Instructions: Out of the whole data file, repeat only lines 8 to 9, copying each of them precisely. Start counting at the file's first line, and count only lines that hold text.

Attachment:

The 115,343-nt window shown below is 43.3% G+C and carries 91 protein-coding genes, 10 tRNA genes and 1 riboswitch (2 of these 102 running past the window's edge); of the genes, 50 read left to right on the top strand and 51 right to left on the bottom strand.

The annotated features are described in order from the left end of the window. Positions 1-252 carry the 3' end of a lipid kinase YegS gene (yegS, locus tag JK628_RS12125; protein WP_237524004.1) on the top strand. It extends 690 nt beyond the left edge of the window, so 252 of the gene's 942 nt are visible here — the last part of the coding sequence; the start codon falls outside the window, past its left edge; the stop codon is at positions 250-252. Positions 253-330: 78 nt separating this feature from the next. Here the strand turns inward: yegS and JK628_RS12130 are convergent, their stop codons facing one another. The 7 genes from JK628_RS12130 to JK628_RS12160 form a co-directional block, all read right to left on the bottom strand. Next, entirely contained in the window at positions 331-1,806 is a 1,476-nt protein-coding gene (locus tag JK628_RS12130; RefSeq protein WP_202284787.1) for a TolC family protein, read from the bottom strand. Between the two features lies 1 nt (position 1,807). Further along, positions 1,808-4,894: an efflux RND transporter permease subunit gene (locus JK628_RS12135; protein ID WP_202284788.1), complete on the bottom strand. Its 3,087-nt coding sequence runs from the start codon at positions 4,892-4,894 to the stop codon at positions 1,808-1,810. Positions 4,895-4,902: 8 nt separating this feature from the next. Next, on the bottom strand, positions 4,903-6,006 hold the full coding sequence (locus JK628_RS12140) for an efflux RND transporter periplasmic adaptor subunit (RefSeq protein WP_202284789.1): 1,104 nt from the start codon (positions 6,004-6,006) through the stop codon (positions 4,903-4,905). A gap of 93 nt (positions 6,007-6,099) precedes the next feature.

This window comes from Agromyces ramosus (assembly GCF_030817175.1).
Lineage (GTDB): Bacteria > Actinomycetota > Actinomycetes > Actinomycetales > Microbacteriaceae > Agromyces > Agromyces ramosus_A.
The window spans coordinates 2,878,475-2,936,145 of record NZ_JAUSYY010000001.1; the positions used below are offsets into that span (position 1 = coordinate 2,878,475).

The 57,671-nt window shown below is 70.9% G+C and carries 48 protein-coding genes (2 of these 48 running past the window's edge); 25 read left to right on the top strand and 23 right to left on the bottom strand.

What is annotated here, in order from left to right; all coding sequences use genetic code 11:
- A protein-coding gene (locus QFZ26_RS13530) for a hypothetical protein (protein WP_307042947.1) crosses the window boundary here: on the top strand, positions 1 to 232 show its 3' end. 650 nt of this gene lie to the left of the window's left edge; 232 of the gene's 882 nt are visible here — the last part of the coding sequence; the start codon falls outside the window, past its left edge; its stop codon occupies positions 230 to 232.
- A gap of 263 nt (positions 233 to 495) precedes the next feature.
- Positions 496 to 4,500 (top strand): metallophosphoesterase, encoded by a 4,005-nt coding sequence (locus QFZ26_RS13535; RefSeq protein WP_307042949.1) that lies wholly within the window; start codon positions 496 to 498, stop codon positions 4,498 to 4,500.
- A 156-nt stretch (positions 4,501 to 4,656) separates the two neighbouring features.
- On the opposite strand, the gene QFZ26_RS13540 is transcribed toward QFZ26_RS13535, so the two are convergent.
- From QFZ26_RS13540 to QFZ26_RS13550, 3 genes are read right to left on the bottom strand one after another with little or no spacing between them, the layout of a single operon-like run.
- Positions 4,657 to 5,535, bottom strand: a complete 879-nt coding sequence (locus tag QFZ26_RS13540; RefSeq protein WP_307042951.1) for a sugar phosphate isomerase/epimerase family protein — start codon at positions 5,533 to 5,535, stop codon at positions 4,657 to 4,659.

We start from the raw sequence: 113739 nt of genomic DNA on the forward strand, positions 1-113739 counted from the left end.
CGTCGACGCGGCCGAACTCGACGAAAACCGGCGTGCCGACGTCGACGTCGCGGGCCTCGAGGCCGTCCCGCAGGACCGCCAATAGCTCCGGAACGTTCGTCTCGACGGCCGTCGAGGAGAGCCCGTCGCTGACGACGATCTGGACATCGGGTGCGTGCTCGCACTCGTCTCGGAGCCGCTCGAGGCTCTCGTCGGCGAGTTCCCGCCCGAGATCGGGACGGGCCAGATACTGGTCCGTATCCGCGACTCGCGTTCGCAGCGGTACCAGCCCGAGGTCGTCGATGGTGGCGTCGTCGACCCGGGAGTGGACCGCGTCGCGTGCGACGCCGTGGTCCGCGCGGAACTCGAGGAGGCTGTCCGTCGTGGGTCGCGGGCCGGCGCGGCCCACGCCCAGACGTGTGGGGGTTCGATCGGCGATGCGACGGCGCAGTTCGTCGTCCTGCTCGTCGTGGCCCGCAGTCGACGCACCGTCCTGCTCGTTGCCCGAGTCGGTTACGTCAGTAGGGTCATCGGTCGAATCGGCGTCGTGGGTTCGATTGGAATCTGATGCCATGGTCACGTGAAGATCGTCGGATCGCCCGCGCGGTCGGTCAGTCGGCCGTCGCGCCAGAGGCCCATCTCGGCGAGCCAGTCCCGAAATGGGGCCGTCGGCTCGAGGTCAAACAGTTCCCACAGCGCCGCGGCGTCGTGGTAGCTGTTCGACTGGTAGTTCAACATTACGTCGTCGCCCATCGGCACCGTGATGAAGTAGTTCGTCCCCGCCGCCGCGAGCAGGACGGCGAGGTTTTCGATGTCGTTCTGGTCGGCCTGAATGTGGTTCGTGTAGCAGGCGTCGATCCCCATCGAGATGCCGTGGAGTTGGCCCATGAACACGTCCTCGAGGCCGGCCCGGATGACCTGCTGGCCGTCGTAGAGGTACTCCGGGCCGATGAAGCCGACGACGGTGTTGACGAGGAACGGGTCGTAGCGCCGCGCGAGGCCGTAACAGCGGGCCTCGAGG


- A protein-coding gene (locus QFZ26_RS13530) for a hypothetical protein (protein WP_307042947.1) crosses the window boundary here: on the top strand, positions 1 to 232 show its 3' end. 650 nt of this gene lie to the left of the window's left edge; 232 of the gene's 882 nt are visible here — the last part of the coding sequence; the start codon falls outside the window, past its left edge; its stop codon occupies positions 230 to 232.
- A gap of 263 nt (positions 233 to 495) precedes the next feature.